Download the PDF of this letter (signatories correct for September 2016)
Dear Secretary of State,
Collection of nationality and country of birth data in the Early Years Census and School Census
We are writing regarding changes to the Early Years Census and School Census, announced in May 2016. We are concerned that schools and other education institutions have been instructed to collect country of birth and nationality data on pupils aged 2-19 for the express purpose of helping the Department for Education ‘assess and monitor the scale and impact immigration may be having on the schools sector’, in the context of an effort to investigate ‘education tourism’ begun by your predecessor.
Nationality and country of birth data is already collected through the National Census, and teachers also already gather data on ‘English as an additional language’. The crucial issue is that the way that information has been collected up until now has meant needs were assessed without connecting immigration data to a child’s name or home address at national level. If the Department for Education wishes to make further resources available to schools, existing data sets should suffice. No explanation has been given as to how this extra data will assist in targeting provision to the schools and children who need it.
We are also concerned about children and families’ right to privacy. Although parents are not legally obliged to provide immigration data to schools, this right of refusal is not being uniformly communicated. School Census data is submitted to the National Pupil Database, which currently holds records on around 20 million people. A Freedom of Information request by Defend Digital Me has revealed that this data is already shared with other public authorities such as the Home Office and the police. Third parties, including newspapers, have also been granted access.
Without assurances to the contrary, our grave concern is that the new data collected will be shared with the Home Office and therefore potentially used for immigration enforcement purposes. We have already seen data sharing between the Home Office and other departments increase since the government announced its commitment to creating a ‘hostile environment’ for undocumented migrants. Such measures deter vulnerable children and families from accessing essential services, exercising their human rights, and participating on an equal basis in our communities.
Given the rise over recent years in xenophobic sentiment in the British media, as noted by the United Nations, newspapers granted access to the data may use it to single out and stigmatise schools attended by migrant children. Racist and xenophobic hate crime has soared since the EU referendum, extending to vandalism of migrant community centres, assaults on individual children, and murder. At this critical juncture, every organ of government should be moving to affirm the rights to dignity, safety and equality of all migrants in our society, rather than potentially exposing them to further attack.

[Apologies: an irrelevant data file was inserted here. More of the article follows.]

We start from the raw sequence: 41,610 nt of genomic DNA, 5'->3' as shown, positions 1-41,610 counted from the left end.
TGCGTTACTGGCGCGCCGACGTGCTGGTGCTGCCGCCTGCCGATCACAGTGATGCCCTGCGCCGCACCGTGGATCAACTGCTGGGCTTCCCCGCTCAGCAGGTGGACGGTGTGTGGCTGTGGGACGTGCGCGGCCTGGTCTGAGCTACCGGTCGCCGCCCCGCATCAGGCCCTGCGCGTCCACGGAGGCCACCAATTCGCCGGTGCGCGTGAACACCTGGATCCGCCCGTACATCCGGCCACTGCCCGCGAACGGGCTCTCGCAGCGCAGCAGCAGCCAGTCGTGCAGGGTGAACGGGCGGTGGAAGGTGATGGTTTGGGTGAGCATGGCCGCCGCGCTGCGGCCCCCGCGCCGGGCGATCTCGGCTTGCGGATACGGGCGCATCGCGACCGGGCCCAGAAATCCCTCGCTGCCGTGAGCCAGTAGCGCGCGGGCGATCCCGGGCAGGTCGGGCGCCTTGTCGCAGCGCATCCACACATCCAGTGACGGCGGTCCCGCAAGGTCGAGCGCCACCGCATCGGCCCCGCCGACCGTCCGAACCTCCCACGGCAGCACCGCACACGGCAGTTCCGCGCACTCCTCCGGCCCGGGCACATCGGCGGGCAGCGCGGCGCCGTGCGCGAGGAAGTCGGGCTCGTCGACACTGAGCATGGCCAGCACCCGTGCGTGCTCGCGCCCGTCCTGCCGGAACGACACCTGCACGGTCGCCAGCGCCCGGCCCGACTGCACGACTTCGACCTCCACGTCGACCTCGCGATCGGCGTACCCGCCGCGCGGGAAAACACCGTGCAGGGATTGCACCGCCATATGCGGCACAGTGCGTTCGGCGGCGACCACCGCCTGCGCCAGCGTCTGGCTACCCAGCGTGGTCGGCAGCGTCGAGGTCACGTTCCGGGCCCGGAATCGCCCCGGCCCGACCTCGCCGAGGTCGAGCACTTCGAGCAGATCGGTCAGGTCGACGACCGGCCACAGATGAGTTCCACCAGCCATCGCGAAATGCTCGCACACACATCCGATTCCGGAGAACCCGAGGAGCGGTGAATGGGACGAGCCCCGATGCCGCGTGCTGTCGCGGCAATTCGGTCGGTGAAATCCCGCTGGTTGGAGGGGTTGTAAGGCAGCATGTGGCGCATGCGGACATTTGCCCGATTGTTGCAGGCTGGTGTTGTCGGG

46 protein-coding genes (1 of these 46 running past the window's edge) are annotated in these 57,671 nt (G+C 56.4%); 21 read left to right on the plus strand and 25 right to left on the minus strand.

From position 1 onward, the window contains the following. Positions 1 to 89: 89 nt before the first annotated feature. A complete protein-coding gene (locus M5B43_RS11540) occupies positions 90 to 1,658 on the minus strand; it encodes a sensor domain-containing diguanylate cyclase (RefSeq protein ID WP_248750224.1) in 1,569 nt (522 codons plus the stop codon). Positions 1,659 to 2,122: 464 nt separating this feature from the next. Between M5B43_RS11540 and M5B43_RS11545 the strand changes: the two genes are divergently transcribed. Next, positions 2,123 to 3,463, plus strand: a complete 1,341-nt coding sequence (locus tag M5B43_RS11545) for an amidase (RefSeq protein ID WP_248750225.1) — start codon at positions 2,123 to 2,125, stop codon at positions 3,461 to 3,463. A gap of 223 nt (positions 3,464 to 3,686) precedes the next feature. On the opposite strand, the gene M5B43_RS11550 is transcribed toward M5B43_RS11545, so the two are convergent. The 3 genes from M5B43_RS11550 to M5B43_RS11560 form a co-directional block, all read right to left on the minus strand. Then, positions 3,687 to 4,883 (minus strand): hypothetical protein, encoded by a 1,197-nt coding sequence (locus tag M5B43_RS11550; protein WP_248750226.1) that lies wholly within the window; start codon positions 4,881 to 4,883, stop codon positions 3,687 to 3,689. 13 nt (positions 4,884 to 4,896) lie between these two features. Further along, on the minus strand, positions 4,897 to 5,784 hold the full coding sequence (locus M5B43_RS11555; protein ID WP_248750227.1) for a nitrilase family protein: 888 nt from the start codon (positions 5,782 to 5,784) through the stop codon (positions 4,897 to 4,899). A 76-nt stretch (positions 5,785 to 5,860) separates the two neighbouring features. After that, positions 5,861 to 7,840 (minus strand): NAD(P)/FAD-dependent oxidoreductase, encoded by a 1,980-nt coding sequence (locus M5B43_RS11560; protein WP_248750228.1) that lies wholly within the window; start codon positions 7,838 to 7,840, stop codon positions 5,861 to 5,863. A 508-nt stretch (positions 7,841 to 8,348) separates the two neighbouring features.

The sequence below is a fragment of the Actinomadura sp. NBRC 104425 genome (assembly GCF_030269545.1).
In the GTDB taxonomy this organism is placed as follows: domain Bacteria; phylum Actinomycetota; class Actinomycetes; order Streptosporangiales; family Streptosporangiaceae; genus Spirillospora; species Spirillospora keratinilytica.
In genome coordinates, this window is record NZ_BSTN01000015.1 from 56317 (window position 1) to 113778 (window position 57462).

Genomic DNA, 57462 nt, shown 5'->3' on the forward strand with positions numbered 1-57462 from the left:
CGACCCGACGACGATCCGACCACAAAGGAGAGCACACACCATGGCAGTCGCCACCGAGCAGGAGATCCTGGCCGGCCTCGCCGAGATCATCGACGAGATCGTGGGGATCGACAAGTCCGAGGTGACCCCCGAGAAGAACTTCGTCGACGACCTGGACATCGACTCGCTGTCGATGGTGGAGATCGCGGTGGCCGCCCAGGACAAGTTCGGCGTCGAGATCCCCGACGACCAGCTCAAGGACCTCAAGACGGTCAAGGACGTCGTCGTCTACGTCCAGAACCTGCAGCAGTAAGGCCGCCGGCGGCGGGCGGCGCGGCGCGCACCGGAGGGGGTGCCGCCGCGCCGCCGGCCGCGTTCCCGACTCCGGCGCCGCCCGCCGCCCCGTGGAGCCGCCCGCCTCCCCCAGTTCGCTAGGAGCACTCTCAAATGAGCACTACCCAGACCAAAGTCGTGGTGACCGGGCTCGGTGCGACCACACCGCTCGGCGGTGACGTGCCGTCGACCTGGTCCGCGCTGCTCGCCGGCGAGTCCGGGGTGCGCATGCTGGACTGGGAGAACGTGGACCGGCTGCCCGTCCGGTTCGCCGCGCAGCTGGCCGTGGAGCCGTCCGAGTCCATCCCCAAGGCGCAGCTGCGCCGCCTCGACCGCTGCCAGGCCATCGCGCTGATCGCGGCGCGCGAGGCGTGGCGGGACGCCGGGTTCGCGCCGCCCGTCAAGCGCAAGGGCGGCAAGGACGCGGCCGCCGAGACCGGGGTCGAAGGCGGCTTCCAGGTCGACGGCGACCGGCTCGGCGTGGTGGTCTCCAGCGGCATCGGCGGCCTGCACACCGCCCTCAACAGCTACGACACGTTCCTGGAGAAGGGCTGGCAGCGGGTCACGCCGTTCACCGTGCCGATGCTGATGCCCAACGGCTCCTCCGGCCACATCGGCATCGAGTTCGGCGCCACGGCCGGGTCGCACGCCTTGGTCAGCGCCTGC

Migrant children are not tourists or a problem whose impact needs to be mitigated. They are an integral part of what ought to be an open, multicultural and flourishing society. We would request that you reverse the requirement on schools to collect immigration data in advance of the first deadline for data submission, October 6 2016. We would also ask that you commit to protecting all children from the stigma of xenophobia, and the violence that accompanies it.
Gracie Mae Bradley, Founding Member, Against Borders for Children
Zita Holbourne, Co-Founder / National Co-Chair, Black Activists Rising Against Cuts
Sabir Zazai, Chair of Trustees, City of Sanctuary
Jen Persson, Coordinator, defenddigitalme
Remi Joseph-Salisbury, Founding Member, Critical Race and Ethnicities Network
Nick Dearden, Director, Global Justice Now
Liz Fekete, Director, Institute of Race Relations
Rizwan Hussain, Founder and Director, Jawaab
Saira Grant, Chief Executive, Joint Council for the Welfare of Immigrants
Carolina Gottardo, Director, Latin American Women’s Rights Service
Bella Sankey, Director of Policy, Liberty
Stephanie O’Connor, Chair, London Campaign Against Police and State Violence
Wayne Myslik, Director, Migrants Resource Centre
Don Flynn, Director, Migrants’ Rights Network
Malia Bouattia, President, National Union of Students
Jim Killock, Executive Director, Open Rights Group (signed 27 October 2016)
Gus Hosein, Executive Director, Privacy International
Jabeer Butt, Deputy Chief Executive, Race Equality Foundation
Rita Chadha, Chief Executive, RAMFEL
Maurice Wren, Chief Executive, Refugee Council
Lisa Matthews, Coordinator, Right to Remain
Pragna Patel, Director, Southall Black Sisters
Suresh Grover, Director, The Monitoring Group
Gargi Bhattacharyya, CoConvenor, UK Coalition of Black Trade Unionists